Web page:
The Pain Of Food Insecurity
The first takeaway is that the family developed deeper compassion for those suffering from food insecurity. “Food insecurity is a term we often hear, but for the first time in our lives, we felt the panic of not knowing where our next meal is coming from.” Bernice recalled going to the supermarket at the beginning of their simulation and purchasing a week’s worth of rations. They bought a 5-kilo bag of rice, a loaf of bread, a jar of peanut butter, 30 eggs, 3 Cup Noodles and a few tins of spam (shopping at a wet market would have got them more, but they wanted to stay as true as possible to the voucher system). They kept aside some money for an emergency. Having sacrificed some of the food budget early on for a slightly better room also played a role in their situation. Bernice didn’t eat much so her children could have more food. “The children even bargained with shopkeepers to buy food. We felt humiliated but it was the only way to stretch our dollars.” And when shopkeepers refused to lower prices, they resorted to free meals provided by organisations such as YWAM Shanti and YWAM Tuen Mun.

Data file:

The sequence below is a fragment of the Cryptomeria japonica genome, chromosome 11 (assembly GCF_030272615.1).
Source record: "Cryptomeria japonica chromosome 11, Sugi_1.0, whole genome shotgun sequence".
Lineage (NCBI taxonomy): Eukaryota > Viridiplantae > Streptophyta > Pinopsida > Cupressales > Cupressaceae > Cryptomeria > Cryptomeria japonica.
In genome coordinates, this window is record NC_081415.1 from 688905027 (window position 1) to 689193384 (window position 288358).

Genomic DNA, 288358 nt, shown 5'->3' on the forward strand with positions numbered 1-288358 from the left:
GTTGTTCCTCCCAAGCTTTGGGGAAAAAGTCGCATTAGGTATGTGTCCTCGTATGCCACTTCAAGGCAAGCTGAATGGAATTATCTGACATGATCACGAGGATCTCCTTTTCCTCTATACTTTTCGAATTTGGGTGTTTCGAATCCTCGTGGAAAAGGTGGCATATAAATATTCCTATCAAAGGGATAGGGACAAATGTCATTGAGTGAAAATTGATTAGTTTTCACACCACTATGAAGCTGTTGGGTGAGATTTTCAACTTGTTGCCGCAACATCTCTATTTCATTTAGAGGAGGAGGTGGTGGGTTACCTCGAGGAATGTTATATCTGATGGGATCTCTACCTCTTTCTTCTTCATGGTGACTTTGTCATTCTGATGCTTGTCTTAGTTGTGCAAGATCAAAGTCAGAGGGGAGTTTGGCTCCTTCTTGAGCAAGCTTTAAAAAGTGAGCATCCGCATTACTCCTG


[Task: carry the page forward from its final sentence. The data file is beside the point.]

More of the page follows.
“Our day revolved around looking for the next meal. The irony is even though there was a free meal available in Tuen Mun, it was too expensive to get there from Tsim Sha Tsui on a refugee’s transport stipend.” They carefully considered whether the free meal was literally worth the trip, and the rumble in their stomachs decided for them.
The Walls went on walks around the West Kowloon neighbourhood when they finished online school. “I experienced a heightened sensitivity of the wealth divide in our city. Just two streets across from Chungking Mansions were signs of exuberant wealth: five-star hotels and high-end malls, though we only had eyes for food stores, patisseries and bakeries, which we couldn’t afford. It was frustrating and depressing and we felt more hungry than ever.”
Refugees are not the only individuals suffering from food insecurity. In fact, according to statistics provided by Feeding Hong Kong, 1 in 5 individuals in our city are living under the poverty line and experiencing food insecurity. If you would like to help to alleviate food insecurity, contact these organisations that collect food donations for further distribution to needy families. They are (but are not limited to):
- Feeding Hong Kong (distributes to front line charities)
- J-Life (distributes to Sham Shui Po community, and other Kowloon districts)
- Barnabas’ Society and Home
- Food for Good
Take A Break, Before You Break